RECEIVER HANDLING: will limit (but guarantee) the search of duplicate over a number of past

message IDs equal to DuplicateSearchSetLimit, or over the past messages until the date

defined by (current date - DuplicateSearchTimeLimit).


SCOPE: apply to all messages of a connection (sender/receiver) for which a duplicate

elimination is required.



- in case both parameters are also specified, the search is limited by whichever

defines the larger set.

- it is important to define the scope: if specific to a connection Sender/Receiver,

an RMP will have to manage a parameter for each connection, vs. just one for all connections. 






6.  Unordered messages window size (max number of messages to hold)


SUMMARY: Defines max size of set of unordered received messages, before

 taking action (notify, pass messages to application)



If a message is missing in a received sequence, the Receiver may have to store

a very large number of messages, and delay their passing to the application in a

damaging way (a messages may loose value way before reaching its TimeToLive).

Relying on the store capacity to decide of the size of this window is crude:

space resource may not be well allocated between several broken sequences.



Scott has homework on semantics of non-received message in an ordered group.


TimeToLive minus epsilon could be the trigger for this decision by the receiver.


This problem might require a configuration parameter. 


Payrits: This could be an api issue, not a protocol interop issue.




PARAMETER:     UnorderedWindowSize


MODE:   mandatory if Ordering required.




RECEIVER HANDLING: When the unordered section of a particular sequence exceeds UnorderedWindowSize,

Receiver will notify of the unreceived messages, and pass all pending messages to the application.


SCOPE: apply to all messages of a sequence / GroupId.



-          should the “reduction” of an unordered sequence be lternatively controlled by a time-based




-          Behavior of Receiver after a broken sequence has been reduced by reaching window size,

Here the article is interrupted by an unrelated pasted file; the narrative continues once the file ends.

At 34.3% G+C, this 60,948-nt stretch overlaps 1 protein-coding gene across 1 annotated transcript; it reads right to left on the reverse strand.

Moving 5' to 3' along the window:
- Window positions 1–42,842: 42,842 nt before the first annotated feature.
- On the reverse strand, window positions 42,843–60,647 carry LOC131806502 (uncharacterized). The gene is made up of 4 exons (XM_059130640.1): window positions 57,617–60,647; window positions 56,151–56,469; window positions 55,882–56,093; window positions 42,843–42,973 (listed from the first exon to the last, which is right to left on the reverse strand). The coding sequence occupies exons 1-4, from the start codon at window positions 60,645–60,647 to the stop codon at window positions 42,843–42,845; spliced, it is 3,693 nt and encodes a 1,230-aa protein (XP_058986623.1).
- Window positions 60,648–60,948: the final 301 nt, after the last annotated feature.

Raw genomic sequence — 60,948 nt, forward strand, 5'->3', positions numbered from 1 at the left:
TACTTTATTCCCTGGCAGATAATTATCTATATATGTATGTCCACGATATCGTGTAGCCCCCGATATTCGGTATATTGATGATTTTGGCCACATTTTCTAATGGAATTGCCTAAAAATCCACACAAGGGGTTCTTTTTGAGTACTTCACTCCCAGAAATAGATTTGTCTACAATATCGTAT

is TBD: keep ordering the rest? Give up?




RMP-specific resource capabilities: (TBD)


These parameters are not reflecting an RM agreement, like the previous ones.

Rather, they define the “profile” of an RMP, in terms of:

- persistence capability (may include also some tuning info such as MessageMaxSize, MessageAvgSize)

- types of MEPs supported

- WS-RM spec options supported (e.g. sync/async)

- alternative transport bindings supported (besides HTTP),


RMP-specific behaviors: (TBD)


- recovery actions to be taken on failure and/or failure recovery

(power outage, no-ack count expired, crash tolerance, etc).

-          level of failure notification.


General RM agreement parameters: (?)


These parameters would represent the RM agreement, and would be interpreted

by both Sender and Receiver RMPs. Could be override by header data:


- Duplicate elimination

- Guaranteed delivery

- Message Ordering


<end of J. Durand email>

The Discussion went back to the Requirements Issue.


The spec will describe semantics of parameters.


Alan: there are two types of parms:

1) those needed to be know for protocol to work properly (e.g. expiry time)

2) those as optimization or api parameters which only need to be known by one side.


Proposed requirement statement:

The spec will describe the semantics of Reliable Message Processing Parameters that affect both sides of the protocol.


Need to generate a new spec issue for each of the 6 parameters from the J. Durand proposal.


Agreed to Pending resolution of Rel 56 as closed with the above requirement to be added to requirements doc.


5         Requirements review.


Jeff M suggested that after resolution of comments on the existing Requirements Document, we can vote to make it a TC draft, to post on Kavi as status of Working Group Draft Document.